For the past ten years, the Worcester County Jail & House of Correction has been home to the largest working organic farm located at a correctional facility in the Commonwealth. Tended to by inmates who qualify and volunteer for the program and by maintenance staff at the jail, the fifteen acre farm grows bell peppers, cabbage, celery, corn, green beans, zucchini, squashes, eggplant, tomatoes and in the fall a bumper crop of pumpkins. “The mission of our farm is to feed both our inmate population and to help feed the hungry in our community.” Said Worcester County Sheriff Lew Evangelidis.
During the harvest season, the jail donates and delivers on average three hundred to five hundred pounds per day of fresh organic vegetables to food pantries, meals programs, veterans groups and community centers throughout Worcester County to help those who struggle with food insecurity. On Wednesday August 12th, the Sheriff and members from the Sheriff’s Department farming staff dropped off freshly picked prison produce at the Grafton Senior Center. Both have nutritional outreach programs that help feed the community and the elderly. Each location received approximately one hundred to two hundred pounds of fresh organic produce grown at the jail.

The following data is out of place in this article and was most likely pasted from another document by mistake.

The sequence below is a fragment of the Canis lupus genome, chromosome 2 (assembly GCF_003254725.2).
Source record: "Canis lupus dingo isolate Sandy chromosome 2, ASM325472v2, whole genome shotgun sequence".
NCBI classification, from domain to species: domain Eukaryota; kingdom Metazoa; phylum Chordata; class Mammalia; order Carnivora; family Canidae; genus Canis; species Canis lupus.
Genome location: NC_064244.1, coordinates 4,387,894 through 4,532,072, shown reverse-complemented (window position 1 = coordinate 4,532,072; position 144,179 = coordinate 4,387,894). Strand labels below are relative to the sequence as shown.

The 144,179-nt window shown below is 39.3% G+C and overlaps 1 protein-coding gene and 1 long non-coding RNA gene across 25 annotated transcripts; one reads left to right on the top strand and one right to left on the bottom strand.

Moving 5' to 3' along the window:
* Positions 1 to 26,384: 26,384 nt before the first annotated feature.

“Especially during this challenging time, we appreciate all that the Sheriff’s Department does to help the community. We receive many calls here for different kinds of assistance and that can include access to proper nutrition. This generous donation of organic vegetables from the Sheriff is greatly appreciated. It’s wonderful nutrition and nature’s medicine for our seniors.” Said Auburn Senior Center Elder Affairs Director Jean Boulette.
“We are proud to be home to the region’s largest working organic farm at a correctional facility. This farm gives back in many ways; helping our inmates with the dignity of work while acquiring the skills and patience of farming all while knowing they are helping so many folks in need in our community.” Evangelidis continued. “Last year, our farm fed both our inmate population and over thirty thousand pounds of fresh produce was donated to help feed the hungry. So far this growing season mother nature has been very kind and we are on track for an even more bountiful harvest” Said Evangelidis.